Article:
Which leads us to lightweight children’s wheelchairs…

Lightweight children’s wheelchairs

Before buying a wheelchair, think of the different modes of transport your family/child usually uses when travelling. You might find a lightweight children’s wheelchair that works for travel as well as daily life. Or, you might find your child needs both.

Unsurprisingly, manual wheelchairs are usually lighter than electric wheelchairs. However, wheelchair users typically will not have a choice between the two. The choice is dictated by their condition and resulting mobility needs.

Travel with children’s wheelchairs

While some travel services and hotels provide accessible options for electric wheelchairs for kids (and adults), some may not be able to accommodate certain equipment. Sometimes, a manual wheelchair that’s easier to fold up and store might be best.

Unfortunately, if your child can use only an electric wheelchair you may run into issues beyond simple accessibility.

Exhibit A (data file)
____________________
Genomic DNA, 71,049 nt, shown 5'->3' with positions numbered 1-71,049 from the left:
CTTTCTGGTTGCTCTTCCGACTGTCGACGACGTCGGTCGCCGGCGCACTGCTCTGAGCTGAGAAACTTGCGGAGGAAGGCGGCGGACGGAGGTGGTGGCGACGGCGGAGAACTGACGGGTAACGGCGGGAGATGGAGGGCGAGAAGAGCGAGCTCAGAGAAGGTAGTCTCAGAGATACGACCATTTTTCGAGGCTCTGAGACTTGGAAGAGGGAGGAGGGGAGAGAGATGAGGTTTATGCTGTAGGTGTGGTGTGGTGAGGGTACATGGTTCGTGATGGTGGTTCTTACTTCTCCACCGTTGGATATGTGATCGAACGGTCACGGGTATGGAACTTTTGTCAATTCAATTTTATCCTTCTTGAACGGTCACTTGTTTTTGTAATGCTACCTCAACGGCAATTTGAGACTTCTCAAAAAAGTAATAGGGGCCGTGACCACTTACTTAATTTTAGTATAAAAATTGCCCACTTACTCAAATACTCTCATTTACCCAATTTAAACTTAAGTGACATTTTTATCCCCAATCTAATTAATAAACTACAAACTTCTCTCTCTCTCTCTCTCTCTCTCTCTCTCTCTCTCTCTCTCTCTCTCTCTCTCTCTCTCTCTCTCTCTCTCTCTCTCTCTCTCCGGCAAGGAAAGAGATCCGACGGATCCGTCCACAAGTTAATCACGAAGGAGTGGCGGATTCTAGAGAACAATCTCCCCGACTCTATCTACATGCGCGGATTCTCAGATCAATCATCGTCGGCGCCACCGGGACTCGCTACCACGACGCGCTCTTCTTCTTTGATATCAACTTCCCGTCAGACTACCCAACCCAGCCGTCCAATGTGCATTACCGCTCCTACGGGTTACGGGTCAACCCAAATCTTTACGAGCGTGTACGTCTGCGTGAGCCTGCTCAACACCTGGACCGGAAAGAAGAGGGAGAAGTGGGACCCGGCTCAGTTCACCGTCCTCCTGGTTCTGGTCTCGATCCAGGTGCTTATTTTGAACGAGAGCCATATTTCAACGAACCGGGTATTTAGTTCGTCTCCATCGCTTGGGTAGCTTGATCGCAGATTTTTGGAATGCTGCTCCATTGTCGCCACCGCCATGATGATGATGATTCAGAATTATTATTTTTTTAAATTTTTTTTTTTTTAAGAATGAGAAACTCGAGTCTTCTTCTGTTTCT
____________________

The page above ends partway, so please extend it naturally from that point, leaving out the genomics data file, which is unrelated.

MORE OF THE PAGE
For instance, on a flight they may not be able to travel in their wheelchair, with it being required to be put away (and potentially even disassembled). Your child may not be physically able to sit in a plane chair.

Or they may, however the chair is at risk of being damaged when stored in the hold. We suggest you take a picture pre-flight so you have proof of prior condition.

You could also need to pay extra for your ticket due to the extra weight of the heavy electric wheelchair. Here are some great tips for air travel with an electric wheelchair.

Think through all the modes of transport you will use, such as:

  • Planes
  • Cruise ships
  • Ferries
  • Buses
  • Trains
  • Hire cars
  • Taxis
  • Ridesharing

You also need to make sure each potential accommodation provider has wheelchair accessibility from the front door, into and around your room, and throughout the property.

Remember: Always look into your travel providers’ policies and discuss accessibility with them to be on the safe side.

Children’s wheelchairs and propelling

Propelling versus attendant propel function wheelchairs = good question.